Latvian veterans who fought for Nazi Germany against the Soviets in World War II staged a controversial march through Riga Wednesday to mark a key 1944 battle.
Police said more than 1,000 people paraded through the Latvian capital’s Old Town amid a heavy security presence.
Jewish groups, Moscow and many in Latvia‘s large ethnic Russian minority see the parade as glorifying Nazism because the Latvian Legion, founded in 1943, was commanded by the Waffen SS, the Nazi party’s elite police force.
A quarter of Latvia‘s two million people identify themselves as Russian.
Efraim Zuroff of Jerusalem’s Nazi-hunting Simon Wiesenthal Center told AFP: “It’s a very sad day to see these people marching and to see Waffen-SS troops glorified as freedom fighters.
“Anyone who fought for the victory of the Third Reich shouldn’t be a hero.”
Latvian Legion veterans have marched in Riga every March 16 since Soviet rule ended in 1991. The date marks the key 1944 battle in which the force ultimately failed to repel an advance by Moscow, leading to nearly half a century of communist occupation.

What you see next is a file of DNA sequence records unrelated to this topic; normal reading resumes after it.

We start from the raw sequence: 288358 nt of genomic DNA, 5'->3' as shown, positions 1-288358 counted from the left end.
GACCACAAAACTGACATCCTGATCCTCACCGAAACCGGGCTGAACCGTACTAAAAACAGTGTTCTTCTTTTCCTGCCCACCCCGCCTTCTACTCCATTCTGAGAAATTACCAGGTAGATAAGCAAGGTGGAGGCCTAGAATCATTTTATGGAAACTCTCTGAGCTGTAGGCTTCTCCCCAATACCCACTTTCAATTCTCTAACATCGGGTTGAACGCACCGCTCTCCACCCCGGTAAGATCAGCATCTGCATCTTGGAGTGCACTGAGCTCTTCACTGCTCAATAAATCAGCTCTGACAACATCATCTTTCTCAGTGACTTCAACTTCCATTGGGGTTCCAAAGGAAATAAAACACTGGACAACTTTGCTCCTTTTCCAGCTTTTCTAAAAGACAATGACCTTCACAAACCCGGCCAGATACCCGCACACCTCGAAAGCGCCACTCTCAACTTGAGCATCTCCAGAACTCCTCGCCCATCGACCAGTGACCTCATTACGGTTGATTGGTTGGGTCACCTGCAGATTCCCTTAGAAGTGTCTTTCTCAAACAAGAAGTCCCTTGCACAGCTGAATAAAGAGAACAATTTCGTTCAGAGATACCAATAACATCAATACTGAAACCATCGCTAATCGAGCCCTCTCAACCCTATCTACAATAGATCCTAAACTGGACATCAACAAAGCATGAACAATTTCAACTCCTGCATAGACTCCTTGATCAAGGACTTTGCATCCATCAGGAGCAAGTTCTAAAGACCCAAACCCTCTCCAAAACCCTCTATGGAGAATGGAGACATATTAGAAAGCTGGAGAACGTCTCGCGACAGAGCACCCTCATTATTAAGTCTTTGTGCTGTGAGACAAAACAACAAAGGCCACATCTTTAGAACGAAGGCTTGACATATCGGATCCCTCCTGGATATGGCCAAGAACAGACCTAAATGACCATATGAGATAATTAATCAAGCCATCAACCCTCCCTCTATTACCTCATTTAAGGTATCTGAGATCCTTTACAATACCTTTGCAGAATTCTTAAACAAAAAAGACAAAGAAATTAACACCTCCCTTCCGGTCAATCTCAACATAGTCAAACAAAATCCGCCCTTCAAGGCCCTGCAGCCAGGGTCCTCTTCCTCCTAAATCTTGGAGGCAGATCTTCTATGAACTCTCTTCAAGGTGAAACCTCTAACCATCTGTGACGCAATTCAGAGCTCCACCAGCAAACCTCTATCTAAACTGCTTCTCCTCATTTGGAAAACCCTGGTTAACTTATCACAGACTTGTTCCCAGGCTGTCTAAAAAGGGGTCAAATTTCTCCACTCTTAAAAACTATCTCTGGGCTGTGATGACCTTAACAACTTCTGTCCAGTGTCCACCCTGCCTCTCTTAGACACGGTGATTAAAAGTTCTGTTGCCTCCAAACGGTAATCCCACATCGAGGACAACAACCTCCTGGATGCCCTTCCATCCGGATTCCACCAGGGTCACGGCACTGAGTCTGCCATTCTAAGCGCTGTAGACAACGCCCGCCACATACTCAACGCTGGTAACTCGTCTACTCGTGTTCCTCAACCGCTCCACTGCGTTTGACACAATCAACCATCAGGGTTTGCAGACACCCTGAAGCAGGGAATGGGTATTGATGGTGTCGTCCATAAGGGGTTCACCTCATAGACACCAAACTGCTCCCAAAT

Veterans insist they were trying to defend their homeland against Soviet occupation.
“I’ve faced death — in the Legion and when I was sent to Norilsk (a Soviet prison camp). Since returning, I see every day as a gift to be appreciated,” Eduards Zirdzins, 95, told the Latvijas Avize newspaper.
Moscow seized Latvia under a 1939 deal with Berlin that divided eastern Europe between the two powers, subsequently deporting tens of thousands of Latvians to Siberia.
Germany drove out the Red Army when it reneged on the pact and invaded the Soviet Union in 1941.
Some Latvians hailed the Nazis as liberators despite killing 70,000 of the country’s 85,000 Jews with assistance from local collaborators.
The Soviets recaptured Riga in October 1944 and ruled the country until the USSR collapsed in 1991.